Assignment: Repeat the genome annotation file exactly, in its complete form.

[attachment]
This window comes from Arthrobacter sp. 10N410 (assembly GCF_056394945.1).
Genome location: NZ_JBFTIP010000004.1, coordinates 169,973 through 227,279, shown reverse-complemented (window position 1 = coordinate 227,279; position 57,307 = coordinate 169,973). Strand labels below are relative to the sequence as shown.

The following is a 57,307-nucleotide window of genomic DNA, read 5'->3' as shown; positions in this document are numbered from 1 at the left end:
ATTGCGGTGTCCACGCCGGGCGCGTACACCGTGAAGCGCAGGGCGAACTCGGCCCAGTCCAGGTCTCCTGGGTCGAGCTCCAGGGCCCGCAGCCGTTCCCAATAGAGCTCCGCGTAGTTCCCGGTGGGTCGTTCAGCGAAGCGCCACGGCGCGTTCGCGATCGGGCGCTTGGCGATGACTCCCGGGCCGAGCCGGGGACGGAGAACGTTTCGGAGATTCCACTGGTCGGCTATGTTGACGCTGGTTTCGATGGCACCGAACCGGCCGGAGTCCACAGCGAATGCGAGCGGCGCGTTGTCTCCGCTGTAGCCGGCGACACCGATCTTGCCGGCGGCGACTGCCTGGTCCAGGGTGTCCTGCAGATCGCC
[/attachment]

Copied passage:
This window comes from Arthrobacter sp. 10N410 (assembly GCF_056394945.1).
Genome location: NZ_JBFTIP010000004.1, coordinates 169,973 through 227,279, shown reverse-complemented (window position 1 = coordinate 227,279; position 57,307 = coordinate 169,973). Strand labels below are relative to the sequence as shown.

The following is a 57,307-nucleotide window of genomic DNA, read 5'->3' as shown; positions in this document are numbered from 1 at the left end:
ATTGCGGTGTCCACGCCGGGCGCGTACACCGTGAAGCGCAGGGCGAACTCGGCCCAGTCCAGGTCTCCTGGGTCGAGCTCCAGGGCCCGCAGCCGTTCCCAATAGAGCTCCGCGTAGTTCCCGGTGGGTCGTTCAGCGAAGCGCCACGGCGCGTTCGCGATCGGGCGCTTGGCGATGACTCCCGGGCCGAGCCGGGGACGGAGAACGTTTCGGAGATTCCACTGGTCGGCTATGTTGACGCTGGTTTCGATGGCACCGAACCGGCCGGAGTCCACAGCGAATGCGAGCGGCGCGTTGTCTCCGCTGTAGCCGGCGACACCGATCTTGCCGGCGGCGACTGCCTGGTCCAGGGTGTCCTGCAGATCGCC